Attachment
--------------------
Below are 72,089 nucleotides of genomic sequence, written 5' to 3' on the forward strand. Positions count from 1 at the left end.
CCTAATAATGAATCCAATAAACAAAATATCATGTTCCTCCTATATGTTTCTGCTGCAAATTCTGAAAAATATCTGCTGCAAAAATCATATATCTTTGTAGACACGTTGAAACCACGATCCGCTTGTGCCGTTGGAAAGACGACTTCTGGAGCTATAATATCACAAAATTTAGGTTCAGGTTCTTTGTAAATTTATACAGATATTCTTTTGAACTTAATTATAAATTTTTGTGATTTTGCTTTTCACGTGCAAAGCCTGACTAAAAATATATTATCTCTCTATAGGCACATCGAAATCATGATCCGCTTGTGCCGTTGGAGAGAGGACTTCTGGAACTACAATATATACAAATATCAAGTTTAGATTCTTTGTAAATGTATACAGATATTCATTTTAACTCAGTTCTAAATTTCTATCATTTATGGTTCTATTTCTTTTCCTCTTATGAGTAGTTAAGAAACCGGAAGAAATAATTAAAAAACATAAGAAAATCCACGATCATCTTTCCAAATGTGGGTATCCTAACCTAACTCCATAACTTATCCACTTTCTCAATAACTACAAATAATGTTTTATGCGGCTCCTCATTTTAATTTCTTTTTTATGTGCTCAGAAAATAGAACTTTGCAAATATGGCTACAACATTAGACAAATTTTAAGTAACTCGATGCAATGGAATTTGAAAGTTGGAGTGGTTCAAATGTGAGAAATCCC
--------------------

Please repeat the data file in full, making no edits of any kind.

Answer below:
Below are 72,089 nucleotides of genomic sequence, written 5' to 3' on the forward strand. Positions count from 1 at the left end.
CCTAATAATGAATCCAATAAACAAAATATCATGTTCCTCCTATATGTTTCTGCTGCAAATTCTGAAAAATATCTGCTGCAAAAATCATATATCTTTGTAGACACGTTGAAACCACGATCCGCTTGTGCCGTTGGAAAGACGACTTCTGGAGCTATAATATCACAAAATTTAGGTTCAGGTTCTTTGTAAATTTATACAGATATTCTTTTGAACTTAATTATAAATTTTTGTGATTTTGCTTTTCACGTGCAAAGCCTGACTAAAAATATATTATCTCTCTATAGGCACATCGAAATCATGATCCGCTTGTGCCGTTGGAGAGAGGACTTCTGGAACTACAATATATACAAATATCAAGTTTAGATTCTTTGTAAATGTATACAGATATTCATTTTAACTCAGTTCTAAATTTCTATCATTTATGGTTCTATTTCTTTTCCTCTTATGAGTAGTTAAGAAACCGGAAGAAATAATTAAAAAACATAAGAAAATCCACGATCATCTTTCCAAATGTGGGTATCCTAACCTAACTCCATAACTTATCCACTTTCTCAATAACTACAAATAATGTTTTATGCGGCTCCTCATTTTAATTTCTTTTTTATGTGCTCAGAAAATAGAACTTTGCAAATATGGCTACAACATTAGACAAATTTTAAGTAACTCGATGCAATGGAATTTGAAAGTTGGAGTGGTTCAAATGTGAGAAATCCC